PRIME Minister Portia Simpson Miller yesterday defended her decision to appoint a Government parliamentarian as Jamaica's next attorney general, saying that the post should be held by a person who is accountable to the people.
Simpson Miller's defence came during the swearing-in ceremony at King's House of Patrick Atkinson as the Government's top legal advisor. Atkinson, who contested the December 2011 general election on a People's National Party (PNP) ticket, won the Trelawny Northern seat.
Conventional wisdom, according to the prime minister, suggested that the attorney general should be a non-Cabinet minister. For that reason, Simpson Miller noted, her party is in agreement with the recommendation of the Dudus/Manatt Commission of Enquiry that there should be a separation of the positions of attorney general and justice minister.
But at the same time, Simpson Miller said that merely separating the posts does not answer the question of accountability.
"We believe that the attorney general should be accountable to the Parliament. We are also of the view that he or she sit in the House of Representatives with the other elected members," said Simpson Miller to much applause.
"The principal legal advisor to the Government should be accountable to the people of Jamaica by being required to be answerable in Parliament for the legal approaches adopted by the Government," said Simpson Miller.
She had been coming under flak since last week following a report by the Observer that Atkinson had been tipped to replace Ransford Braham, who resigned the post following the ouster at the polls of the Jamaica Labour Party Government.
Yesterday, just hours before Atkinson's scheduled swearing-in, the National Democratic Movement (NDM) issued a release in which it asked the prime minister "to make good sense prevail" and reconsider the appointment.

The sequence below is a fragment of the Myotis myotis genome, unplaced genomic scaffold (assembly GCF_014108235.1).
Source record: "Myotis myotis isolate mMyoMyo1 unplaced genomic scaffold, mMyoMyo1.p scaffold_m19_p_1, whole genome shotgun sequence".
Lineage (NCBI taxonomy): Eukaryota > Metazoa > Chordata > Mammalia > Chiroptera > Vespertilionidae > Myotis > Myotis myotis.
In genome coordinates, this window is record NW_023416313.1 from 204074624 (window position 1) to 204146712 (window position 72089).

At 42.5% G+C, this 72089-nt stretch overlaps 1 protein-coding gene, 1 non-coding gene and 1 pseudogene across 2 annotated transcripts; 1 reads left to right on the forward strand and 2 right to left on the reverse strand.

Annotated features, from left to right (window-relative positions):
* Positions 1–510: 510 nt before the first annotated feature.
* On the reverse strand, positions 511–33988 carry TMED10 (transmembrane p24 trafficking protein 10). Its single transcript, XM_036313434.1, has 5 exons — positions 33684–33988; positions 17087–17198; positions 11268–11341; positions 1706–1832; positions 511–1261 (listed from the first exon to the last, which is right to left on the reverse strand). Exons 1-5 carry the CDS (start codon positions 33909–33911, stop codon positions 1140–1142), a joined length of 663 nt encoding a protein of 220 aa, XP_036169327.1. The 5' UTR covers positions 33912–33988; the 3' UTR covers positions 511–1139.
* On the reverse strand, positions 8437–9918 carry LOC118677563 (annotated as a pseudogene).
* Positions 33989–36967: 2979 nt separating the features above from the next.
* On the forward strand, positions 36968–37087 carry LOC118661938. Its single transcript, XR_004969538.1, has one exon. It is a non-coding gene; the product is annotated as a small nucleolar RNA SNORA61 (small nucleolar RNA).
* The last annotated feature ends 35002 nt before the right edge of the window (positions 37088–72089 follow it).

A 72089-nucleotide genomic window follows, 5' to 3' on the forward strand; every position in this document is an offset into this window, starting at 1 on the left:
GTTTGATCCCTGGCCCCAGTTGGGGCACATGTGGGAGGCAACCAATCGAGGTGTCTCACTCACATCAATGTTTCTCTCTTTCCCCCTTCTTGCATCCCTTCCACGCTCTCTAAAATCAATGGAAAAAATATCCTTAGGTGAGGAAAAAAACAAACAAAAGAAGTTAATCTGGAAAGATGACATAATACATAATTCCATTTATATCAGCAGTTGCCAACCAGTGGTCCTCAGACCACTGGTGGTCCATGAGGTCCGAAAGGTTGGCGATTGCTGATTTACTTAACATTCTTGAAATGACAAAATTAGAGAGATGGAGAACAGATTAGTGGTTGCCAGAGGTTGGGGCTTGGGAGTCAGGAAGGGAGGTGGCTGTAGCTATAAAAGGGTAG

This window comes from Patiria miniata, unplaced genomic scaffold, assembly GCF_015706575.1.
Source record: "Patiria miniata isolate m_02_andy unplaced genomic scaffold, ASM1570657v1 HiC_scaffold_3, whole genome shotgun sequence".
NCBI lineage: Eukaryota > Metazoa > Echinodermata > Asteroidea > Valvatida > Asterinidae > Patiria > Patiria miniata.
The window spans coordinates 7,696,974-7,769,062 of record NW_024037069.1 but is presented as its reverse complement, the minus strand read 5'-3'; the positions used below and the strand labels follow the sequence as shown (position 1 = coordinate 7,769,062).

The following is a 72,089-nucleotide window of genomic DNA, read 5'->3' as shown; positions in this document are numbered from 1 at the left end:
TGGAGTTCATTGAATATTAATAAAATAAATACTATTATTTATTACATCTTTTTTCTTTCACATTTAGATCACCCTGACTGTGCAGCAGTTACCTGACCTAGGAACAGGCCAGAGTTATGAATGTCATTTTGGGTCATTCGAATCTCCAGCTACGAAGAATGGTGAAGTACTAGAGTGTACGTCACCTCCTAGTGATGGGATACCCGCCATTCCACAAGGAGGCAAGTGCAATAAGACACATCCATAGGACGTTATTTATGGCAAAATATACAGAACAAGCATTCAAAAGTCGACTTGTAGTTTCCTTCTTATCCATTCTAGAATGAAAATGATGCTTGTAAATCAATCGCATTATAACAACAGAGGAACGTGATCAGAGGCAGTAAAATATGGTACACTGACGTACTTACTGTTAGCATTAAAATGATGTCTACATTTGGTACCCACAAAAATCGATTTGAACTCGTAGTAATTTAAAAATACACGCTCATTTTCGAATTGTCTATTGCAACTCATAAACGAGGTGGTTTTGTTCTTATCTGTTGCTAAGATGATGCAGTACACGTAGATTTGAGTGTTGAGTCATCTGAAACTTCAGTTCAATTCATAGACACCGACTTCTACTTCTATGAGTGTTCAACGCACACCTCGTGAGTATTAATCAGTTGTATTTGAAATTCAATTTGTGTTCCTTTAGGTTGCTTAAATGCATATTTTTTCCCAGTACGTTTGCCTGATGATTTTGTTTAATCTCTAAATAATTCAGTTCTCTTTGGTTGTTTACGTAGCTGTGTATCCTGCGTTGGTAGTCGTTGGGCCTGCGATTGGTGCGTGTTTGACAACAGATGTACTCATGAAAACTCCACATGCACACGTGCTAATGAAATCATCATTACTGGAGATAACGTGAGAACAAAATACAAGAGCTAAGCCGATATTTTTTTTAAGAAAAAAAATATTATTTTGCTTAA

According to the NDM, there is a very strong view that Atkinson's appointment would be another "job for the boys". The struggling political party also pointed to Atkinson's lack of experience in the area of civil law. (Atkinson had spent the past 40-odd years practising criminal law both in Jamaica and the United States.)
The NDM also pointed out that Atkinson's recent prominence in the Dudus/Manatt Enquiry, plus his involvement in other high-profile criminal cases, including the Cuban light bulb corruption trial of former PNP junior minister Kern Spencer, the X6 murder case, and the PNP's Trafigura case, may make his appointment too toxic.
But yesterday -- during and after his swearing-in ceremony, which was attended by several Government ministers, members of the judiciary and scores of attorneys -- Atkinson sought to defend his appointment.
"I am fully aware of my role as a barrister, as an attorney, as a Queen's Counsel in this justice system, and consequently, as I have always done, practice without reference to politics or any other such irrelevancies," he said during the swearing-in ceremony. "My advice will never be influenced by anything other than the Constitution."
Addressing the matter of his apparent lack of experience in civil practice, Atkinson told reporters following the function that he has sufficient knowledge of civil law and practices.